In light of Portugal’s abandonment of the Kongolese church, like Diogo I before them, Kongolese kings maintained a solid laity. The limited ordained clergy would perform sacraments and the lay organization maintained education. These lay members of the church were called mestre and were salaried workers typically pulled from the nobility and paid by the state who taught literacy and religious education. The Jesuits would eventually return in the early 17th century and would be followed by Italian Capuchins who were sent as a compromise when the Konoglese church requested to the pope that they be split from the Portuguese church for good. The Kongolese Christianity that began in 1491 under king Nzinga lasted in the kingdom for over 200 years.

An African Religion- Syncretism 

As opposed to other areas of the Atlantic world where European Christianity was brought to native populations through oppression and violence, Christianity came to the Kingdom of Kongo relatively peacefully. This is because the Kongo Christianity was an expansion of traditional Kongolese theology. It was viewed as a constructive force rather than a destructive one, as many parts of Kongolese cosmology were accepted and used in this form of Christianity. The Christian doctrine was translated into Kikongo, the local language, as Portuguese missionaries wrote Kikongo dictionaries and translated religious texts with the help of the local literate class of priests formed under the rule of Afonso I. The church established under Afonso was not a reproduction of the Portuguese church but an embrace of Kongo ideology. Many Kongo believed in ancestors who lived in another world, thus the Holy Trinity was described as “three people”. The word ukisi a noun from the same root as the word nkisi (which was meant to describe a sacred charm or idol) was used as the word for holy. Key religious terms were taken from Kikongo words such as the same name for previous priests- nganga and the word for God- Nzambu Mpungu. This care in the creation of the theology developed by Afonso and his advisors, both Kongolese nobles and Portuguese priests, created a Christianity that seemed more native than foreign. This syncretic version of Christianity can be observed in religious Kongo art.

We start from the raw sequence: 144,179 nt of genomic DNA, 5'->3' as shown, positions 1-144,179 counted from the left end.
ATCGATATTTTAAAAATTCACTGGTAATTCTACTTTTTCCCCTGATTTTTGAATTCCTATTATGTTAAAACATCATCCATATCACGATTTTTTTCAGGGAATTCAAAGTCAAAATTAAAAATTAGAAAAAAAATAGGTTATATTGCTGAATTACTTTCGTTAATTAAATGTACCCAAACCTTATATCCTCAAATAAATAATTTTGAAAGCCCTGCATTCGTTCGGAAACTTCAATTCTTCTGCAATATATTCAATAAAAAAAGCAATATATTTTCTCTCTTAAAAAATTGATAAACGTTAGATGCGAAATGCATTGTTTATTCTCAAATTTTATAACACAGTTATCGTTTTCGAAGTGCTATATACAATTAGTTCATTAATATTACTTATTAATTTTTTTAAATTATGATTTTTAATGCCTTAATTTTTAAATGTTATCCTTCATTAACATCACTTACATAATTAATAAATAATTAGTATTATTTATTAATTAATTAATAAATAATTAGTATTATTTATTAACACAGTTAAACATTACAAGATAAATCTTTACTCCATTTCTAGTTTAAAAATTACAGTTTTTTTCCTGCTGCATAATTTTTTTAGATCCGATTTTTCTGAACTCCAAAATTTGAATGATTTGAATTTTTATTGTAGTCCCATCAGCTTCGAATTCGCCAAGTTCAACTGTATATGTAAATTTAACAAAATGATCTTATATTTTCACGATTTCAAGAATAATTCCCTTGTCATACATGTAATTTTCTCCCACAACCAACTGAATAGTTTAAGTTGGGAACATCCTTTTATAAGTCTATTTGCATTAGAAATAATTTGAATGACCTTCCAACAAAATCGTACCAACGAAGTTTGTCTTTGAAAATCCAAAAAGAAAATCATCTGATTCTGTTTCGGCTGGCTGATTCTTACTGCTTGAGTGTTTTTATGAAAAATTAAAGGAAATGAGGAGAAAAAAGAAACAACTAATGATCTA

Crucifix, The Metropolitan Museum of Art

This carving from the 16th or 17th century, depicts a Kongo icon called the Four Moments of the Sun, which is circled around a roman cross (the cross itself an important motif in Kongo culture). The icon represents the four divisions of day, representing the journey of human life from birth the ancestral afterlife. While this icon is of Kongo cosmology, Christ is portrayed in a European manner representative of European models of the time.

Substance or Superficiality